Graduate Work

Listed here is my portfolio of works composed while I was a graduate student at the University of Wisconsin-Milwaukee (between August 2017 and May 2019), presented in chronological order. (My full portfolio can be seen here.)

Antarctic Souvenir (composed September 2017-January 2018 under the instruction of Prof. Kevin Schlei) is a piece for piano and electronics and represents my first major attempt at combining electronics and an acoustic instrument. Because of the electronic component, the piece requires a cover page with some explanation which precedes the score. The audio files can be heard here. The piece was performed by pianist Ann Yi at UWM on April 14, 2018.

In some ways, my Three Pieces for Piano (composed Fall 2017) is a companion piece to Antarctic Souvenir because it is a work for solo piano that includes an electronic element. This work was an attempt at using set theory to reverse-engineer a piece.

  1. “Buffer” incorporates clips of boxing announcer Michael Buffer’s voice, including his famous catchphrase “Let’s get ready to rumble.”
  2. Bummer” is a slow, sparse piece meant to eliminate any excitement generated by the first movement.
  3. Buzzer” is a quick piece that utilizes audio of TV game show buzzers and bells.

Pine County (composed Fall 2017) was my compositional palette-cleanser after working on the complex pieces above. It is a piece for wind band, with orchestrations and textures based on my analysis of the Intermezzo from Vaughan-Williams’s English Folk Song Suite.

“Flat Satellite” (composed Fall 2017, using ideas dating back to 2012) is an instrumental piece for rock band that is composed of four distinct parts. It is inspired by multi-part prog rock pieces like Dopapod’s “FABA” and Phish’s “Harry Hood.” I think a skilled rock group could perform a stellar version of this, much better than the souped-up MIDI/lo-fi guitar version that I made.

Resting(composed January 2018) is a piece for wind band based on the idea that every note that is played is followed by a rest double the length of the note.

“The Eyes of the Lord” (composed Spring 2018 under the instruction of Dr. Will Heinrichs) is my first full-fledged attempt at writing for choir.

Experiments In Crowd Noise, Nos. 1 & 2 (composed Spring 2018) are electronic works that use samples of a single clap, cheer, boo, and whistle in an attempt to create a realistic approximation of a large crowd; the samples were then manipulated in Digital Performer to create more interesting, less recognizable textures. No. 1 was played at UWM at the salon concert on May 17, 2018.

During the summer of 2018, I checked off an idea that had been on my compositional to-do list for years: re-score a silent film. I chose the 13-minute, 1910 silent film, The Wonderful Wizard of Oz. I wrote an arrangement for wind band and one for two pianos.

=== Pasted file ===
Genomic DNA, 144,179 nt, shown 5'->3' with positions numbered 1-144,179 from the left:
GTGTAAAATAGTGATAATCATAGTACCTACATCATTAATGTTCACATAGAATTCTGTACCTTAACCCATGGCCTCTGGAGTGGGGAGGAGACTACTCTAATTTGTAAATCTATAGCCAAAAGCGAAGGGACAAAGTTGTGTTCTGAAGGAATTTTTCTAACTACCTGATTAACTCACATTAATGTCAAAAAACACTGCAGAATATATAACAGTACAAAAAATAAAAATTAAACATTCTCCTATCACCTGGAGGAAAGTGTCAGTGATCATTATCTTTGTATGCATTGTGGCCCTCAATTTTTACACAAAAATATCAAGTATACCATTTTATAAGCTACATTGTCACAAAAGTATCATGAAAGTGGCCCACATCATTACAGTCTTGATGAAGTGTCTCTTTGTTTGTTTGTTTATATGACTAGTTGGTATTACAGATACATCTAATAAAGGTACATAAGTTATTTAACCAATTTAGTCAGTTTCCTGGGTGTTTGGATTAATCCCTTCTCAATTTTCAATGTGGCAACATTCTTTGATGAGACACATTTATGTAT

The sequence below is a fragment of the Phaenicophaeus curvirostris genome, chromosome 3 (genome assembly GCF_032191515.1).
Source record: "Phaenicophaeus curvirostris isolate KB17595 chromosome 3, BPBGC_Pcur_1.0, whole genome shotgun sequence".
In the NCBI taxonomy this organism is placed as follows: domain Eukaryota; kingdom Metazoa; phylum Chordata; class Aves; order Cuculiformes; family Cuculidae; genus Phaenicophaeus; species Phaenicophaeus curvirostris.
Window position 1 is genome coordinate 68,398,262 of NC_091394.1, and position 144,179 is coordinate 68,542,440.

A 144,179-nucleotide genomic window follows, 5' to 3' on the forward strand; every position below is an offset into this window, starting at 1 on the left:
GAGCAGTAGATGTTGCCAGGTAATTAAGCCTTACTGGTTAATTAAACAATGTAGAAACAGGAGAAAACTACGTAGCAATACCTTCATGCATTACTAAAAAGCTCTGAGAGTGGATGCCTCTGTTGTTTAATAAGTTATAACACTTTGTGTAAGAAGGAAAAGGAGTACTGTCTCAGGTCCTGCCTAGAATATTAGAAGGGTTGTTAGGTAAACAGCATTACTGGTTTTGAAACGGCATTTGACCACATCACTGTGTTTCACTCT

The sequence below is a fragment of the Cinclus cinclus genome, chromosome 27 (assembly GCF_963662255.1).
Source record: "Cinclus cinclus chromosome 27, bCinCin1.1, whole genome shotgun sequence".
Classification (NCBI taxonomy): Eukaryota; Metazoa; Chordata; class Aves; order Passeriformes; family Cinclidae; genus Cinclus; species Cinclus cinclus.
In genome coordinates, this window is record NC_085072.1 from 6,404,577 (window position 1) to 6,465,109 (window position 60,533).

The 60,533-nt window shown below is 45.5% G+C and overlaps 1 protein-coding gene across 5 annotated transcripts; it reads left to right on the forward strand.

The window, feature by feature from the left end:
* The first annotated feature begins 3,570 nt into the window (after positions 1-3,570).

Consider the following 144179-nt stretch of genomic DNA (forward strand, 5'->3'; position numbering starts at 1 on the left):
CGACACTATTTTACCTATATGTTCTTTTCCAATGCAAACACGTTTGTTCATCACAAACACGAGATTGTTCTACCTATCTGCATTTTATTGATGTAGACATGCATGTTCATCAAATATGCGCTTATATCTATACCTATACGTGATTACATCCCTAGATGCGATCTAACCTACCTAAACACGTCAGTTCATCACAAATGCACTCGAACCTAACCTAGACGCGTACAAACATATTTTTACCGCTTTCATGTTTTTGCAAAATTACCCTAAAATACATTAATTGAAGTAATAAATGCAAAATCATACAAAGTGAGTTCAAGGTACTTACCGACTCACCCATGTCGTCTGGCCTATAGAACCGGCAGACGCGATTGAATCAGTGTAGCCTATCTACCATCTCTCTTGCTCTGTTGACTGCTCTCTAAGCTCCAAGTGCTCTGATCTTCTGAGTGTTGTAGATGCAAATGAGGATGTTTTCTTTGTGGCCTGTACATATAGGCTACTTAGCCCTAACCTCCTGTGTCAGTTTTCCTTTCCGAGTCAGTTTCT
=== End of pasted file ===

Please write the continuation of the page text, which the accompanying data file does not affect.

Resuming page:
My first piece that prominently features Pd, micro.wav (composed Fall 2018) uses a microwave oven popping a bag of popcorn to create a thicker, interesting soundscape/texture. The popping kernels trigger different elements of the piece (filters and samples, for example). I performed the piece at the salon concert at UWM on December 20, 2018.

Septober In Yorkago (composed September 2018-March 2019, using ideas dating back to August 2017, under the instruction of Prof. Josh Backes and Dr. Jon Welstead) marks my return to writing for jazz ensemble. The piece represents a kind of “musical identity crisis,” a sometimes-jagged mosaic of different themes and motives. I was honored to have this piece performed by the UWM Jazz Ensemble at their concert on May 12, 2019.

Clearwater (composed December 2018) is a piece for wind band based around a simple repeating melodic passage and a drone. It, along with the previously mentioned “Pine County” and “Resting,” is my third wind band piece meant to evoke the act of breathing.

No Sudden Movements (begun January 2019; in progress) is another piece, like “Septober In Yorkago,” that attempts to use the standard jazz band more like a chamber ensemble. No Sudden Movements is predicated on the idea that no performer will move more than one finger at a time (more than one slide position for trombone; minimal physical movement for the rhythm section) and I plan to write five movements that exploit some of the different possibilities of this idea.


Other musical projects from my time as a graduate student:

  • a pep band arrangement of the Billy Joel song “Sleeping With The Television On” (September 2017).
  • a jazz band arrangement of the theme to the game show, Password Plus (January 2018).
  • In 2018, I listened to a different performance of the U. S. National Anthem every day using a list that I compiled; at the end of the year, I wrote a quick, simple arrangement of the anthem.